Jered Weaver will take the ball in Safeco Field for his seventh opening-day start, most in franchise history, and he will not blow away the Mariners with his fastball. Velocity isn't Weaver's thing. You know it. He knows it. The American people know it.
Weaver's fastball averaged 86.3 mph in 2014, nearly 6 mph slower than the major league average of 92.1 mph. He averaged 86.5 mph in 2013 and 87.8 mph in 2012. He was a combined 49-22 with a 3.24 earned-run average in those three seasons.
"I don't really pay attention to velocity," Weaver, 32, said. "A big part of my game has been keeping guys off-balance with my curve and changeup, trying to miss barrels, making pitches when I need to and trying to out-think the other guy."
Scouts believe less velocity leaves less margin for error. Weaver's mistakes can be hit hard, as the career-high 27 home runs he gave up last season show. But Weaver doesn't make many mistakes, and hitters often look silly flailing at his off-speed pitches.
Weaver also competes. He has the stuff of a craftsman and mentality of a pitbull, a combination that continues to make him one of baseball's best pitchers, even if his name rarely comes up in that conversation.
"That really baffles me, because I think the velocity he pitched with when he won 20 games a couple years ago was probably a little less than what he ended up with last year," Manager
Wilson's control problems — he walked 85 in 175 2/3 innings last season — left him susceptible to big innings. But he worked hard over the off-season to smooth out his delivery, he pitched well this spring, and Scioscia believes he'll bounce back.
"I think he's throwing the ball as well as I've seen him throw," Scioscia said. "I think a lot of the second-half issues from health to consistency to release point have been resolved. I look for a big year from C.J."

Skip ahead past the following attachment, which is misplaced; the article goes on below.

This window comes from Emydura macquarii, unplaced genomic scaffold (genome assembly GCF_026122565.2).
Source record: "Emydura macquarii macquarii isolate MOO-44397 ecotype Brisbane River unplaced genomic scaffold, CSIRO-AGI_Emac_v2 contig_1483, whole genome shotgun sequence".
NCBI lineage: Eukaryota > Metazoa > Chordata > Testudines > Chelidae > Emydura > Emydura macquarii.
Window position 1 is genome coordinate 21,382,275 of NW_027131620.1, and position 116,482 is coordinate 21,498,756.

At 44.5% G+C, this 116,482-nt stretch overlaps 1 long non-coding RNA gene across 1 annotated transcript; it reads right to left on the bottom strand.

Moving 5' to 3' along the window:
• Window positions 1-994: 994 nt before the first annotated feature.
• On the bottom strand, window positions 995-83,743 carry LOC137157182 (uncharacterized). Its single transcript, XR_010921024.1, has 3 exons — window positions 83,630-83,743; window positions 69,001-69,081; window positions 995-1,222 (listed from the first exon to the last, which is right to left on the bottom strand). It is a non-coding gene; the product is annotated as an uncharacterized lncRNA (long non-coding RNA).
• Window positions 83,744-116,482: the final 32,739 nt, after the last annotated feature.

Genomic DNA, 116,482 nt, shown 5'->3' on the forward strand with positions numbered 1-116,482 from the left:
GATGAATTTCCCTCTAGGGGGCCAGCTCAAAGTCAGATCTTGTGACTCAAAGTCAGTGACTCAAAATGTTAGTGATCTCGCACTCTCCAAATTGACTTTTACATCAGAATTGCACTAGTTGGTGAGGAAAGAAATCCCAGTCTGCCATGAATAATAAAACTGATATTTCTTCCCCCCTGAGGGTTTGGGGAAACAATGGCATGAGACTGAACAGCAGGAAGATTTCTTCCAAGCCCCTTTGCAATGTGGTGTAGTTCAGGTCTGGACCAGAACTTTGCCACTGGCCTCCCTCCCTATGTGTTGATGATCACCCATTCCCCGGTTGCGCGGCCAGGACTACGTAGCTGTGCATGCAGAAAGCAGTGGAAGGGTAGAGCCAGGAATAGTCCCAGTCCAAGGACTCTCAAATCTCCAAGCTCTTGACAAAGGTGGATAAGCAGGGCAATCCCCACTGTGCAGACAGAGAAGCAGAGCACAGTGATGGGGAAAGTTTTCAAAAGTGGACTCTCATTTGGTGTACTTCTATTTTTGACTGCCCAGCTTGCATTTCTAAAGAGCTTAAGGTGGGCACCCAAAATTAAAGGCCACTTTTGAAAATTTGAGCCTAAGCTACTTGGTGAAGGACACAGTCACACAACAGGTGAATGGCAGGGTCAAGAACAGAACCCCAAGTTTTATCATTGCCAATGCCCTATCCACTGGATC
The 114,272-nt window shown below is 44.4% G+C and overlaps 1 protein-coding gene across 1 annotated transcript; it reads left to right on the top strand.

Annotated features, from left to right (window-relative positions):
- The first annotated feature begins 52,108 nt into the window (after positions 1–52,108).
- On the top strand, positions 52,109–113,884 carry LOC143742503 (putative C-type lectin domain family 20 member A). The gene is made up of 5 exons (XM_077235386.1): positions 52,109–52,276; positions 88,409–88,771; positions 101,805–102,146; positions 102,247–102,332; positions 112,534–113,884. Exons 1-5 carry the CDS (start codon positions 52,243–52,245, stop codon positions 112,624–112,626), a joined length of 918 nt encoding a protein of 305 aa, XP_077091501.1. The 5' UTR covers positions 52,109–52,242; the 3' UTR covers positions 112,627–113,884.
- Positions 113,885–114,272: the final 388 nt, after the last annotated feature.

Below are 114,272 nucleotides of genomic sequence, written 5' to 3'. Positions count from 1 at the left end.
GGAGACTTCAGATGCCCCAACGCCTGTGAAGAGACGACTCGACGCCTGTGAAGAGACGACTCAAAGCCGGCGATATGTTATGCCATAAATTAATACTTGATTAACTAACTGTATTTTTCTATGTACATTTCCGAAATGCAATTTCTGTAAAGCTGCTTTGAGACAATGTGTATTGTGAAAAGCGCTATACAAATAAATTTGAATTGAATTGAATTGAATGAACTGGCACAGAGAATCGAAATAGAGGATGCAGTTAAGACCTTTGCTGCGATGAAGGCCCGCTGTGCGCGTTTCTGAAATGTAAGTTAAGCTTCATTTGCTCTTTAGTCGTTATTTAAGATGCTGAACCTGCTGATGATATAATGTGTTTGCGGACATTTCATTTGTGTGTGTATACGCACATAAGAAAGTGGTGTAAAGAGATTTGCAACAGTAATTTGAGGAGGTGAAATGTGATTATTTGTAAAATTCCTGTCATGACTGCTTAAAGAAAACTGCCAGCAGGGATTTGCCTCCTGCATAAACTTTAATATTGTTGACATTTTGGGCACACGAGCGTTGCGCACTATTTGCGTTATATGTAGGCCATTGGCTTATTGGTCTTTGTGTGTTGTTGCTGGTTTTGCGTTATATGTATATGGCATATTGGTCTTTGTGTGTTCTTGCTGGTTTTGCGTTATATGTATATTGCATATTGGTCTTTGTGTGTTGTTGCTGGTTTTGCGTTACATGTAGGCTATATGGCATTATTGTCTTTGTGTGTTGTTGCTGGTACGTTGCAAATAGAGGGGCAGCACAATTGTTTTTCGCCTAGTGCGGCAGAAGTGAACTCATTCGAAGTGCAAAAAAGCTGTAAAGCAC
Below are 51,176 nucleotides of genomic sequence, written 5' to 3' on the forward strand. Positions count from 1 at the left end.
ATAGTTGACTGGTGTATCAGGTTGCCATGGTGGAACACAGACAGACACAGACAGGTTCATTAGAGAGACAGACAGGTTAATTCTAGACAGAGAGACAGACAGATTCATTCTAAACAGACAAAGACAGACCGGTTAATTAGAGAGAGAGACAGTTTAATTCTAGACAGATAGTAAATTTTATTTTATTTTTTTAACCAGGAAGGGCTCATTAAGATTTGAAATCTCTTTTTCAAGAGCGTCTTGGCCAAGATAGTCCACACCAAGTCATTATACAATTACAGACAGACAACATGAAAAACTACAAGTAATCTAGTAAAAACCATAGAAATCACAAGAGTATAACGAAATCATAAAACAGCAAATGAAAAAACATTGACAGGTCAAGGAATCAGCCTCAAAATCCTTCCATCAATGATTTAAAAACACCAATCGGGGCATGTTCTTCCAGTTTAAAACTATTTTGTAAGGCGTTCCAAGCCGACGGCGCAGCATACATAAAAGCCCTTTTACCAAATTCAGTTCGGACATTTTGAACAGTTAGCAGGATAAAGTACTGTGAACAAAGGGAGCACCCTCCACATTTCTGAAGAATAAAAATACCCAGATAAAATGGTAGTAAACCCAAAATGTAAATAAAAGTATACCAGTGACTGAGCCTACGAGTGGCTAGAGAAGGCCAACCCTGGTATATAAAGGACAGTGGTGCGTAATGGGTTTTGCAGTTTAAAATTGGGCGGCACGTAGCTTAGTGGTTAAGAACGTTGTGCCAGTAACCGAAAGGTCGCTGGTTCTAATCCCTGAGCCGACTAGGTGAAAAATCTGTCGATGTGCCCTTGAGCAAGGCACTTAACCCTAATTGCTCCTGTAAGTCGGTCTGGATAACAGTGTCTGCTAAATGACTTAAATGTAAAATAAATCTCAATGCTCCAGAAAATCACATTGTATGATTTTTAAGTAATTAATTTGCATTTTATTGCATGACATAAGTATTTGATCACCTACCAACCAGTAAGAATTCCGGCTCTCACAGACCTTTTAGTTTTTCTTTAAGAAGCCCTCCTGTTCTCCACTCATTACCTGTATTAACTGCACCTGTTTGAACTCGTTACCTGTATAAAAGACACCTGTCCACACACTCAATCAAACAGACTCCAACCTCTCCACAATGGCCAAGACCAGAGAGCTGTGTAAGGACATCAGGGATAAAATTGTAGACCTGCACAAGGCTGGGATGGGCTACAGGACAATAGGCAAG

The question for
And he didn't change from 2013 to 2014. His stuff — a 91-mph fastball, slider, curve and an often devastating split-fingered fastball — just played better in major league parks at sea level than it did in high-altitude Salt Lake.
"What Shoe does is pretty simple," Iannetta said. "He throws strikes and gets ahead. The only way he'll have any type of regression is if he loses command."
Added Scioscia: "It's not like he made any adjustments or stepped up, he just got the opportunity and proved he can do it. He doesn't have to throw 2 mph harder because all of a sudden people know who Matt Shoemaker is. He's going to pitch his game and hopefully have similar results."
But Santiago, who throws a fastball, slider, cut-fastball, changeup and screwball, showed last season he can be an asset, rebounding from an 0-7, 4.44 ERA start with a 6-2 record and 3.32 ERA in 19 games after June 22.
"That fifth spot is big," Iannetta said. "You don't need them to throw a shutout every game, but if you can be consistent, eat up some innings and give us a chance to win every night, then we'll be in a good spot."
The Angels could be in a very good spot if the hard-throwing Richards, who emerged as one of baseball's best pitchers in 2014, returns fully from surgery for a ruptured patellar tendon. The 18 scoreless innings he has thrown in three minor league and intrasquad games is an indication he could.
Richards will pitch again in Arizona on Thursday and should begin a minor league rehabilitation assignment April 14. He is expected back by late April.